Job Drought - KAUZ-TV: Newschannel 6 Now | Wichita Falls, TX

Job Drought

The latest jobs report from the Bureau of Labor statistics shows the lowest job growth in three years.

There were a total of 74,000 jobs added in December 2013 which was 129,000 fewer jobs that were created the month before in November. Unemployment fell from 7.0% to 6.7%. While the numbers are still a sign of growth, the amount of people working or looking for work fell to 62.8 %, matching a nearly 36 year low.

Mona Statser of Workforce solutions said there's been a dip in the amount of people looking for work in Wichita Falls.

"We don't have as many people in the labor force as we did last year. Our jobs are low wage, entry level jobs with all the restaurants and hotels coming in," said Statser. "We don't have the manufacturing base that we use to, so those higher paying jobs are not here."

Statser said that many of the manufacturing jobs that were lost after the recession of 2008-2009 still have yet to make their way back to our Texoma region.

"We don't have those manufacturing jobs that pay more like we did several years ago. A lot of our manufacturing jobs are offshoots of big corporate companies and they start closing locations. We have very skilled people here but they go to larger places to where they can find more people with the skills that they need," she said.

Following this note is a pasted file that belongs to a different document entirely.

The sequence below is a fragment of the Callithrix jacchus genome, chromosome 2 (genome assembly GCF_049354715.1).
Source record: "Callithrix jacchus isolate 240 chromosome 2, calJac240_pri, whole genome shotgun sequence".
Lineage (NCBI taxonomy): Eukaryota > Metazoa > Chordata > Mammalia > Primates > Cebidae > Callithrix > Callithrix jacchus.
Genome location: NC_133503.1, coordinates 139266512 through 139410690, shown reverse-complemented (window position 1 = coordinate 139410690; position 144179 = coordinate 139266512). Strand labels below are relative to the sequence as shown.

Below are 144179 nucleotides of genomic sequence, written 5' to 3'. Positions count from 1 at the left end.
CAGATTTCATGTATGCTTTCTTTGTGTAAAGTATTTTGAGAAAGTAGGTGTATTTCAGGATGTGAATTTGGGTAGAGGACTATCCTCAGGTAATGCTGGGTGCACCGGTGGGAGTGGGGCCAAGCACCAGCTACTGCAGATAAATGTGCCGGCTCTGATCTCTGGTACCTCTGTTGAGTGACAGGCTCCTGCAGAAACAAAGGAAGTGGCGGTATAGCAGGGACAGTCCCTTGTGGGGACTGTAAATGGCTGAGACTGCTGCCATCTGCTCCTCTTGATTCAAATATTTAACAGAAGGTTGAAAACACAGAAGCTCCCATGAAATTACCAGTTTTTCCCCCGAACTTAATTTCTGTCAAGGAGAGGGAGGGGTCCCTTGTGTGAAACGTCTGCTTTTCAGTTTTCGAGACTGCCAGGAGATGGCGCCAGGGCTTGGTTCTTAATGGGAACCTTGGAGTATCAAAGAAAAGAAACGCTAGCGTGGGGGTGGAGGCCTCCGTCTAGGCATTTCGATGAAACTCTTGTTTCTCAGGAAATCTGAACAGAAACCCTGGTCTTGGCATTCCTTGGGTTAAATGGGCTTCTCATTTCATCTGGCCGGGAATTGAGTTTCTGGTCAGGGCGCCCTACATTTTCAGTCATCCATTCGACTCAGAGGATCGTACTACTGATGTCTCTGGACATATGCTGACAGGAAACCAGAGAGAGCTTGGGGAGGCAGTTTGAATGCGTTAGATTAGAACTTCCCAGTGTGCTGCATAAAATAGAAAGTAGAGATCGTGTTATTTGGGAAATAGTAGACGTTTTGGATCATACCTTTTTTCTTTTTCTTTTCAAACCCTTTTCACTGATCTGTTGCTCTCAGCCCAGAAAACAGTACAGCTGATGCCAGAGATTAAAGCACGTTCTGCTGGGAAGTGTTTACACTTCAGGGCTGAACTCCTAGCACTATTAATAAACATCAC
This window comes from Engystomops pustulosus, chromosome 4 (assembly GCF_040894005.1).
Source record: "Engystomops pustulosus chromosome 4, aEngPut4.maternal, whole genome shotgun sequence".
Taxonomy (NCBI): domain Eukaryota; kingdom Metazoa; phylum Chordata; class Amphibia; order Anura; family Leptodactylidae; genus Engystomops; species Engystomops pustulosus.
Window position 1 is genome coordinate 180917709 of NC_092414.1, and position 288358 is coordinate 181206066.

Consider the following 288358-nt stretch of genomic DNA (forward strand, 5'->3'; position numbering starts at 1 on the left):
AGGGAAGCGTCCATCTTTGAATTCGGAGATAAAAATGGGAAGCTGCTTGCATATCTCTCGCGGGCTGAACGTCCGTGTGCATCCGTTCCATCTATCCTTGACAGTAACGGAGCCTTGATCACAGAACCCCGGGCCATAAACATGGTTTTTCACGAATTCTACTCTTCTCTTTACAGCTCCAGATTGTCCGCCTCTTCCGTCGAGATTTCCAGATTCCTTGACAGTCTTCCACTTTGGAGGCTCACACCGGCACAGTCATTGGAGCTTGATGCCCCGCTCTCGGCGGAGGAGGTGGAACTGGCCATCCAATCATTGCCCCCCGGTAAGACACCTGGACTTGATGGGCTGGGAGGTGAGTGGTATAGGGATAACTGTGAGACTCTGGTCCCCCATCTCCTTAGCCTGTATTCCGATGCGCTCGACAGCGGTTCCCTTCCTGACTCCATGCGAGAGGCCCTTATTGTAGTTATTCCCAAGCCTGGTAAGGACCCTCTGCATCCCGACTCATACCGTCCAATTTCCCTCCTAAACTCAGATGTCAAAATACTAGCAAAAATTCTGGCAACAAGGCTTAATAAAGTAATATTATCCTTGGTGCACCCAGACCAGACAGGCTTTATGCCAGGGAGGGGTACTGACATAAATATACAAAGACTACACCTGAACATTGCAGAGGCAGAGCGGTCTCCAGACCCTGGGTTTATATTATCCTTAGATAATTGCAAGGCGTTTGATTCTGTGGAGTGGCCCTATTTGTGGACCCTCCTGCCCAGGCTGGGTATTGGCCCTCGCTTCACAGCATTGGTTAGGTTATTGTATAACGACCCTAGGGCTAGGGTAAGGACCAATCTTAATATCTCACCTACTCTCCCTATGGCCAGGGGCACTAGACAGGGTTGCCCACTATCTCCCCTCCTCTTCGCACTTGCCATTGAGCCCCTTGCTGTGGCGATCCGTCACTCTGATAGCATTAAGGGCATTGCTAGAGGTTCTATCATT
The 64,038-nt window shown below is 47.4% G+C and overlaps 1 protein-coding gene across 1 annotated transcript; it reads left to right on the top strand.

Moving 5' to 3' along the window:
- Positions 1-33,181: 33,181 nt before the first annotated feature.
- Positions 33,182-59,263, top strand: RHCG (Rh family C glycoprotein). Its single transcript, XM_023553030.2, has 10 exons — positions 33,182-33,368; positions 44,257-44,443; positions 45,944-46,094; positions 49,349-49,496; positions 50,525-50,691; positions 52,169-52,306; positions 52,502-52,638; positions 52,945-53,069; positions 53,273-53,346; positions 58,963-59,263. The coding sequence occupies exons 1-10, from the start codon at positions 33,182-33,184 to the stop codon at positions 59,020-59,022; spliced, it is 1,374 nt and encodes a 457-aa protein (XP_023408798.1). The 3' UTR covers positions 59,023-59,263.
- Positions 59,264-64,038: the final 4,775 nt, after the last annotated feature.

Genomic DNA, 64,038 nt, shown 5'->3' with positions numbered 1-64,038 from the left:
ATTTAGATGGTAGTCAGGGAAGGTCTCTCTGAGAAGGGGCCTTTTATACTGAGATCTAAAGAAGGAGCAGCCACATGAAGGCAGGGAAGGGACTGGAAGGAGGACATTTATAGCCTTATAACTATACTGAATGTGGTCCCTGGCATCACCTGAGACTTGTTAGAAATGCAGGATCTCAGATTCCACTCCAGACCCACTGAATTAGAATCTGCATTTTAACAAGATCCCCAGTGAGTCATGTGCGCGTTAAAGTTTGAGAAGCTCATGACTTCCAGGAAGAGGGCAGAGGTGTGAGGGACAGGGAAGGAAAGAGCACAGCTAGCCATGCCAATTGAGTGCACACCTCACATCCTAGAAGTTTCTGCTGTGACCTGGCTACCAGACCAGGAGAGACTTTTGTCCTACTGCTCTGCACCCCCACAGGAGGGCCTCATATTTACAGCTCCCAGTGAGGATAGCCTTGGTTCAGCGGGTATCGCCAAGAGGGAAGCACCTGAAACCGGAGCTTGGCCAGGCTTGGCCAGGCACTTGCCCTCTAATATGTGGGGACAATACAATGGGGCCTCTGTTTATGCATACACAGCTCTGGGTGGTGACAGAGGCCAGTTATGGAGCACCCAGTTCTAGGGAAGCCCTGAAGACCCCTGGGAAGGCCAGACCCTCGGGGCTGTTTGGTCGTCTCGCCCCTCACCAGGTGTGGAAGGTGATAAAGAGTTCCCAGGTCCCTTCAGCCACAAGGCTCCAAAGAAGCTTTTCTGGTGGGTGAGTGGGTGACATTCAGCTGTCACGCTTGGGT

However, it's not easy to get those types of jobs back in the middle of the Wichita Falls stage 4 drought restrictions.

"Companies want to come in here and they use a lot of water they are told that we don't have it, so yes that could be an impact," said Statser.

She said that we do have skilled workers in the area, but many of them are leaving to go work in bigger sites that can offer better work for better wages.

Many of the area's jobs are created through the service sector. Jobs at places like Midwestern State University, local government and Sheppard Air Force Base have seen an increase. Until the drought ends here, there is a chance that jobs drought in our Texoma region could last a little longer.

Jack Carney Newschannel6

Powered by Frankly